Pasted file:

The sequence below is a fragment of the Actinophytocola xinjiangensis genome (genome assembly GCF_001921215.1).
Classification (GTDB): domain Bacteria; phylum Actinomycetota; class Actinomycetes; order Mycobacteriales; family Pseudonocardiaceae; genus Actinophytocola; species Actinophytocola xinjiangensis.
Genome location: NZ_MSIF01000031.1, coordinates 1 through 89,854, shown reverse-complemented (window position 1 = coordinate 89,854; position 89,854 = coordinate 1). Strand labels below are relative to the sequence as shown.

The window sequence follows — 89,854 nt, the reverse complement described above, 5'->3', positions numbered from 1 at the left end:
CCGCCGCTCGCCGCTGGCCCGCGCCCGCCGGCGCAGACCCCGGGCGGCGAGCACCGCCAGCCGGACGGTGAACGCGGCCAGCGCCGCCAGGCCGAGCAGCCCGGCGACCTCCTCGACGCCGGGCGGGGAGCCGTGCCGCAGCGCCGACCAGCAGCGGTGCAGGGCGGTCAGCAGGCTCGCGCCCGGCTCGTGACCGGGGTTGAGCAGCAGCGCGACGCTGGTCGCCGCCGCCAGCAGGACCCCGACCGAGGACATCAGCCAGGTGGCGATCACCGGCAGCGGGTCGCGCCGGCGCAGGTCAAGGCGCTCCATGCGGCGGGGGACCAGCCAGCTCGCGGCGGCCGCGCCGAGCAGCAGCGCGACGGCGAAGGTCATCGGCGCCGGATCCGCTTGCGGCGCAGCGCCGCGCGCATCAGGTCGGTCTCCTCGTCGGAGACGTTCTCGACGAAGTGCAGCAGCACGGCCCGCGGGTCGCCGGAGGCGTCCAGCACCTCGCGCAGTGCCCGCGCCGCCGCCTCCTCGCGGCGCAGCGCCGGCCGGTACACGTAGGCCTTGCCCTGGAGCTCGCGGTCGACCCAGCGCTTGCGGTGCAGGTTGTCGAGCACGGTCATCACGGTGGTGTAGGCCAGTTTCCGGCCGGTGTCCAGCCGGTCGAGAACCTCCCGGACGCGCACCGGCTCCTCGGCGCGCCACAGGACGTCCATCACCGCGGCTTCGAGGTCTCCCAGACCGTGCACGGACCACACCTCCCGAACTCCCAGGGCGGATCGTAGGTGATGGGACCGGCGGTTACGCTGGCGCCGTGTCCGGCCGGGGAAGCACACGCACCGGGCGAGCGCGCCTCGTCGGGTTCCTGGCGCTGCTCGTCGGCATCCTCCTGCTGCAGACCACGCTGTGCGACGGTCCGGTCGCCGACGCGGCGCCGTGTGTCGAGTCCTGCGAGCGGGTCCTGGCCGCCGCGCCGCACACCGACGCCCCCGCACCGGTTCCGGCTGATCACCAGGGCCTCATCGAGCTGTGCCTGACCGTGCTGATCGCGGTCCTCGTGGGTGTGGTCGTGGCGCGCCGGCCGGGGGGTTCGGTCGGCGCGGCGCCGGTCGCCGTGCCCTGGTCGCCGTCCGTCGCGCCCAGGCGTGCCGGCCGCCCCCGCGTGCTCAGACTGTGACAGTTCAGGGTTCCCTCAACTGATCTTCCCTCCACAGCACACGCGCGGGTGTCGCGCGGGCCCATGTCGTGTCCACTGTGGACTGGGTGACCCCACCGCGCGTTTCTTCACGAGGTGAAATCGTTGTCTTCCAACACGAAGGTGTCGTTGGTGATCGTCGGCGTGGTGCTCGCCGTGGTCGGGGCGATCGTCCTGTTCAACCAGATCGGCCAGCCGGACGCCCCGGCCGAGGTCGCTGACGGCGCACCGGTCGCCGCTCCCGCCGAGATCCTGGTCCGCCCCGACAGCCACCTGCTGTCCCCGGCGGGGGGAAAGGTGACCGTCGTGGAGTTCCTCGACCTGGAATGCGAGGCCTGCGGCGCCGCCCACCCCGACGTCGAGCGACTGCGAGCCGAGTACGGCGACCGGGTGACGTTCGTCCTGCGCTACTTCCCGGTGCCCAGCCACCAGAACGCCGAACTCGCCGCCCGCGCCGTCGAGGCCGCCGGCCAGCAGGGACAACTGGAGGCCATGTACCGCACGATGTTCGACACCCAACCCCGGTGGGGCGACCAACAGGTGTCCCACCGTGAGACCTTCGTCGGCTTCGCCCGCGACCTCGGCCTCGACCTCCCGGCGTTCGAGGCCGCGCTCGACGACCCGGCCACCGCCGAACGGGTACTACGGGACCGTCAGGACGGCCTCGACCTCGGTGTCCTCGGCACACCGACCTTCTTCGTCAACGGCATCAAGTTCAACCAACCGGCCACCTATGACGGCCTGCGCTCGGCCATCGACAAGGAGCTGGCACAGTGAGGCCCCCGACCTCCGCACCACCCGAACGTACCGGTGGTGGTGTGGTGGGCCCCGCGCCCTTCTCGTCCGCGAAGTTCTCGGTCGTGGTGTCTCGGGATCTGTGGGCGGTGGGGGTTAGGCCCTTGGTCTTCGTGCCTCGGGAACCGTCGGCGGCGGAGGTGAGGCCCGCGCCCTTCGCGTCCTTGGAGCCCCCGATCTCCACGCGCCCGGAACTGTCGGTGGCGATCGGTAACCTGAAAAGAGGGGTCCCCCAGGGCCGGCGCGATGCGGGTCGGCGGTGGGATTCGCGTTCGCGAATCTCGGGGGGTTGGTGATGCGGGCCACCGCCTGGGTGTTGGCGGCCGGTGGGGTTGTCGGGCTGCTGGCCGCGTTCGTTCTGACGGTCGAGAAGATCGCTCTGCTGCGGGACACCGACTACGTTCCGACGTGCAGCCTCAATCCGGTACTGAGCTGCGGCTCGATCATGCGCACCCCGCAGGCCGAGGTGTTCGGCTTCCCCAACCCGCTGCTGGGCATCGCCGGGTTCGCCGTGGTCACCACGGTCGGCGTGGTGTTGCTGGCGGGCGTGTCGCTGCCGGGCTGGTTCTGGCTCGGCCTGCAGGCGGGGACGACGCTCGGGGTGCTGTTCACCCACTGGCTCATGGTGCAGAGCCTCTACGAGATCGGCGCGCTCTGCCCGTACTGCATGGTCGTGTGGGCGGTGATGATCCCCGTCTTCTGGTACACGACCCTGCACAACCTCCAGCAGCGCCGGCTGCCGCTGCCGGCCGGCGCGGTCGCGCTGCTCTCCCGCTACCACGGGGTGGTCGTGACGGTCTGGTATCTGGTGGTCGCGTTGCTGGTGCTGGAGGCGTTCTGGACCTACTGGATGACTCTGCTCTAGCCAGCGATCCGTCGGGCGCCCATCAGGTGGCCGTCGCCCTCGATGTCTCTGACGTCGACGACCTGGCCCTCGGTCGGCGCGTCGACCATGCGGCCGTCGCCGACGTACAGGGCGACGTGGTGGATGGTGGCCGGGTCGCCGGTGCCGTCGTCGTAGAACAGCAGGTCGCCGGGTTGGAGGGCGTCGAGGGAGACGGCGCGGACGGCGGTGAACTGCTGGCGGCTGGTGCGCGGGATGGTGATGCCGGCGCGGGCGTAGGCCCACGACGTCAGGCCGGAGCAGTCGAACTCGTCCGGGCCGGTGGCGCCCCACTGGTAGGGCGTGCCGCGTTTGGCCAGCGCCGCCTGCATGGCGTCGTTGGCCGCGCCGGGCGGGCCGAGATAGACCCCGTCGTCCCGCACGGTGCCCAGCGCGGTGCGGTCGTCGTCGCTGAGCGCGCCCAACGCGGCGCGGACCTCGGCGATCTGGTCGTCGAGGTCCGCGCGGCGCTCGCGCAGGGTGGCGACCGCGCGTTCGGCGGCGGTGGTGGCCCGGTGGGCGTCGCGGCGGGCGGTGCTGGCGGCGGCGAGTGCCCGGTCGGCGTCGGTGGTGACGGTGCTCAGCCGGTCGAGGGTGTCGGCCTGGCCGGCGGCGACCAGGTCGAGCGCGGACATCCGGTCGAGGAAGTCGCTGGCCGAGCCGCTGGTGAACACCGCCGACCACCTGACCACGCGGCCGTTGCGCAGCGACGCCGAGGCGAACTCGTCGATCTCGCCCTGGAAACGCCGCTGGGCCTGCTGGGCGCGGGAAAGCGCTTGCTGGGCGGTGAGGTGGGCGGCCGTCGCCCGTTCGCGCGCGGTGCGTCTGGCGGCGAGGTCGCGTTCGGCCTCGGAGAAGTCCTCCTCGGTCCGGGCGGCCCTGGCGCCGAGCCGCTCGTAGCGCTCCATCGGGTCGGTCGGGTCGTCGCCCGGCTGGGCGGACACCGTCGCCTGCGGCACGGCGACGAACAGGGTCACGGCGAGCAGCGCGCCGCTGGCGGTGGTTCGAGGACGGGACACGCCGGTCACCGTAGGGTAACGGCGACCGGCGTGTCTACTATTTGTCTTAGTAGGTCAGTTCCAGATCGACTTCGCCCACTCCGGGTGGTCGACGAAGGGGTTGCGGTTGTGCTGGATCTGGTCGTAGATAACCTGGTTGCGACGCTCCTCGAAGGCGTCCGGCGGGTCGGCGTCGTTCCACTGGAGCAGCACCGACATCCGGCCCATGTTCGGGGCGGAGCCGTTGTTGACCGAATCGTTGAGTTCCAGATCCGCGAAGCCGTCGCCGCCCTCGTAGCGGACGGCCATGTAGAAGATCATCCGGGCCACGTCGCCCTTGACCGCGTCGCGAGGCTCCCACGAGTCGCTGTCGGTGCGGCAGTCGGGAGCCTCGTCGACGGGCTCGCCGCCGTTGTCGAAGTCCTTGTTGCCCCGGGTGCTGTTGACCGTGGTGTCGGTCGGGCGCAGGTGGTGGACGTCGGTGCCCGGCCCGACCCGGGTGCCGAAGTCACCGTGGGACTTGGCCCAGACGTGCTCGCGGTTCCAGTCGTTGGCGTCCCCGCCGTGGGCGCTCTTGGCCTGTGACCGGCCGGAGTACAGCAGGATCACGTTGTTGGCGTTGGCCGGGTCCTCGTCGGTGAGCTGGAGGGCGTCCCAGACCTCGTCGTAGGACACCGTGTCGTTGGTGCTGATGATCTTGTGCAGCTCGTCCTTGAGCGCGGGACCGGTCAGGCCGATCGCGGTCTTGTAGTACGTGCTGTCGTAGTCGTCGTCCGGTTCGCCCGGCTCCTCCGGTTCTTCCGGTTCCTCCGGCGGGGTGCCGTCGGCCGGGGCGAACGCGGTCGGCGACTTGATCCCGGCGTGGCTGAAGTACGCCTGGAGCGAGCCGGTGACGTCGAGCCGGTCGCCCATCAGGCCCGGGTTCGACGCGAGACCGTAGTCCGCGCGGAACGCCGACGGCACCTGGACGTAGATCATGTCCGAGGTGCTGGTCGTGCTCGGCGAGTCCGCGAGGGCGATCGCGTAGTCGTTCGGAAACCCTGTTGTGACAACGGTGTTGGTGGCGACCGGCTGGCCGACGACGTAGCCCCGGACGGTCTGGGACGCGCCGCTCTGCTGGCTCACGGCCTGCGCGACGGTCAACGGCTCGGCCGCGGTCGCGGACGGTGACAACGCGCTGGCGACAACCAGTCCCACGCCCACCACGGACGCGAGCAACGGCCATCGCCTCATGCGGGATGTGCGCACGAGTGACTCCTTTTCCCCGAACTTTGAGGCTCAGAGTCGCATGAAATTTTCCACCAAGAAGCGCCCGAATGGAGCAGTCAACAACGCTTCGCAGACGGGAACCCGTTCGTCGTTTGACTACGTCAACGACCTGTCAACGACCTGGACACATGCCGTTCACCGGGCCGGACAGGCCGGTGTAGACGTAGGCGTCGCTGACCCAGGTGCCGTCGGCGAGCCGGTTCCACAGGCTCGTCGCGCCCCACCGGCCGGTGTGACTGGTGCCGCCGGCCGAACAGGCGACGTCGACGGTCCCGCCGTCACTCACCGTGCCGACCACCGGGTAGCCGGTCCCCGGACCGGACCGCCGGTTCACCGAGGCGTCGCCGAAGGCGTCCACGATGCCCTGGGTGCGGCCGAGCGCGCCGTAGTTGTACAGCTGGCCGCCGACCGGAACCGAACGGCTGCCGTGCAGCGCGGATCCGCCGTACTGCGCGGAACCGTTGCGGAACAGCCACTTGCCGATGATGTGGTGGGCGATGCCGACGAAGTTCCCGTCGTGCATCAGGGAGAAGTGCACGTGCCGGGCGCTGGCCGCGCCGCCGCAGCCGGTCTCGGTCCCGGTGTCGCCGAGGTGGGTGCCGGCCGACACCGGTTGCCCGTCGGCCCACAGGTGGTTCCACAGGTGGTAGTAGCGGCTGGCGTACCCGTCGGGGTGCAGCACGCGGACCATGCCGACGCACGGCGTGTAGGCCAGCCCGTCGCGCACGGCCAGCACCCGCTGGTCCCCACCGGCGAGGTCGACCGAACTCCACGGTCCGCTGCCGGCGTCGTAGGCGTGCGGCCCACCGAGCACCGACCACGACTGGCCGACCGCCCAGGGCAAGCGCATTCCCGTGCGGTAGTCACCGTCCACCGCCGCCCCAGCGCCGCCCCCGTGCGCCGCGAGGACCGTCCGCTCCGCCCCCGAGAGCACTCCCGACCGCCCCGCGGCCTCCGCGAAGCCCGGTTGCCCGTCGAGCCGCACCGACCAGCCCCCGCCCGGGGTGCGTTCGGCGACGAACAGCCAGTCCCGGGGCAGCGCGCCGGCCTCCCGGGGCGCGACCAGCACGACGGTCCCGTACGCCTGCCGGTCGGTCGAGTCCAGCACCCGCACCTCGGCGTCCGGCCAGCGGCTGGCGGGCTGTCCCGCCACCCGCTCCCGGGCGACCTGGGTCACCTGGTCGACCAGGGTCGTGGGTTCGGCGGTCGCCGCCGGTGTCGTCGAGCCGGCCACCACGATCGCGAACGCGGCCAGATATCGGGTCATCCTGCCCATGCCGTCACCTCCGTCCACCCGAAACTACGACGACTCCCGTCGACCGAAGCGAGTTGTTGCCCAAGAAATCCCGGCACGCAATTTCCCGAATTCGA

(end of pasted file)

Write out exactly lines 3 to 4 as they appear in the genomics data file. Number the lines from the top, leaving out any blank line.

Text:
Genome location: NZ_MSIF01000031.1, coordinates 1 through 89,854, shown reverse-complemented (window position 1 = coordinate 89,854; position 89,854 = coordinate 1). Strand labels below are relative to the sequence as shown.

The window sequence follows — 89,854 nt, the reverse complement described above, 5'->3', positions numbered from 1 at the left end: